I’m at the Managing Electronic Records Conference in Chicago, again volunteering as a student. I’m tired, but it’s been a good experience. One interesting thing to note is that it looks like the commercial and legal communities are going to be paying more attention to authenticity in the digital environment.

Peter Hirtle has a post up at Library Law about the recent actions of To make a long story short, the group took the photos that they believe are in the public domain, ignored Smithsonian’s notices that they controlled the images, and are making them available to the public. Hirtle is a known proponent of open access to public domain works and has commented on archival issues with copyrighted material in the past (also linked from his post), and although he is somewhat sympathetic to the group’s arguments he thinks they crossed the line. I’m not so certain that what they did was illegal in all circumstances- I’ve read the policy, but I think that the idea that merely stating “By doing X you agree to Y” is just as ridiculous as anything else out there- but Hirtle also points out that we don’t know if all of those works are actually in the public domain. At any rate, the whole terms of use, EULA, and other contract and licensing restrictions in a digital world are in bad need of evaluation and possible reform, in my humble opinion.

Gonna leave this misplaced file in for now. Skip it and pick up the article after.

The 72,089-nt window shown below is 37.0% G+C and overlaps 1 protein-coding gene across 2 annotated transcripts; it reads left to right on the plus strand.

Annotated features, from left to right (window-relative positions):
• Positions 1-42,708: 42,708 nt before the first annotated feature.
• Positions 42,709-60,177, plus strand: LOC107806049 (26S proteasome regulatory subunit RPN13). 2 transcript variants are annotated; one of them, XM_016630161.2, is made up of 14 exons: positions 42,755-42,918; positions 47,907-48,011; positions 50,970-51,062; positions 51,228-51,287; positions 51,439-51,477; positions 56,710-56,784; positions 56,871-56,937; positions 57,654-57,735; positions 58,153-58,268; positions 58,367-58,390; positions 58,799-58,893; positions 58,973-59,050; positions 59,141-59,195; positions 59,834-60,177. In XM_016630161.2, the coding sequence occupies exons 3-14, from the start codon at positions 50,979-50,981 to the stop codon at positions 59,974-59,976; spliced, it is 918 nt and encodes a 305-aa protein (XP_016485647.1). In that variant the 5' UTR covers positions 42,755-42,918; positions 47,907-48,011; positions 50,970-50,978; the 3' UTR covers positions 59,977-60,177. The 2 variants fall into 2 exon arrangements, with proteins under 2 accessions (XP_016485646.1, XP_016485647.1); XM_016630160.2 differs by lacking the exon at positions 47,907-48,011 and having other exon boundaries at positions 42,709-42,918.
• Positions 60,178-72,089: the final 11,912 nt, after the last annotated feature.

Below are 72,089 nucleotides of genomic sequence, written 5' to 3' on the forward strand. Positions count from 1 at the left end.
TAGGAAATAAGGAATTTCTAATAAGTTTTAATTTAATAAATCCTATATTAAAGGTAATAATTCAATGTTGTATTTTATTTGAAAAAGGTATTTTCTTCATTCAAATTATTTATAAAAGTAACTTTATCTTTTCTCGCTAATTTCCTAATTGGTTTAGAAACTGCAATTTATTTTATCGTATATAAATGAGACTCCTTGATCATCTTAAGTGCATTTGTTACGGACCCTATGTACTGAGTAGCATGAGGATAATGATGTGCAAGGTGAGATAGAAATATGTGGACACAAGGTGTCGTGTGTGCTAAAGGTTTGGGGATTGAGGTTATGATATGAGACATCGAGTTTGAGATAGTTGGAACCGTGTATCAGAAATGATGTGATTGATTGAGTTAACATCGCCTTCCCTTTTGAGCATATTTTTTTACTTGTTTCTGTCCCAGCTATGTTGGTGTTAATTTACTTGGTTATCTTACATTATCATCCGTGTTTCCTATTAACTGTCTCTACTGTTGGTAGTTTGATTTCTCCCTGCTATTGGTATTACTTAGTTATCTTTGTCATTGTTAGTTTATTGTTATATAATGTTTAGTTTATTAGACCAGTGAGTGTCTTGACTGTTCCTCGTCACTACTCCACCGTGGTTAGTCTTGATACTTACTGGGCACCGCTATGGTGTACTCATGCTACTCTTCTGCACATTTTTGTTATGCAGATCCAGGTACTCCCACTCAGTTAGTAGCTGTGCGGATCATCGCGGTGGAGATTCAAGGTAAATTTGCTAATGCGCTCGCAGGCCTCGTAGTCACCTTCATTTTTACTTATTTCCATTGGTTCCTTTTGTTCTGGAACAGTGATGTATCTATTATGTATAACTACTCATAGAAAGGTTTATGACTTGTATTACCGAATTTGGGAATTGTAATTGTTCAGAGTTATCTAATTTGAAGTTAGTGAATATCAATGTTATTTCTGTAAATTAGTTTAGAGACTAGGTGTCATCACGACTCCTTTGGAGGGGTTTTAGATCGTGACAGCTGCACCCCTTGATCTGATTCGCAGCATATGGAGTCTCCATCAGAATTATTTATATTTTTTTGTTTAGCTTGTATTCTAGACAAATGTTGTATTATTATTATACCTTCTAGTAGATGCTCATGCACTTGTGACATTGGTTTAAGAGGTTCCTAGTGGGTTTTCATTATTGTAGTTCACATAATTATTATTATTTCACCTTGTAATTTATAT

Later I’ll try to write more about some of the problems archives and museums, in particular, face with this type of attempted control.


Google Book Search offering WorldCat information

Wired is reporting that Google Book Search is providing a link to WorldCat, to find the book at your local library. As Jessamyn at once noted, WorldCat isn’t perfect, but it’s a good project that OCLC seems to be committed to improving. It will be interesting to see if this helps people find materials.


Stanford to charge students after DMCA take-down

Interesting. Stanford is instituting a reconnection fee for students who have had their network connections disconnected as a result of receiving a DMCA notice. If after 48 hours a student has not responded to a notice, Stanford will disconnect the student from the network.

A few things to note.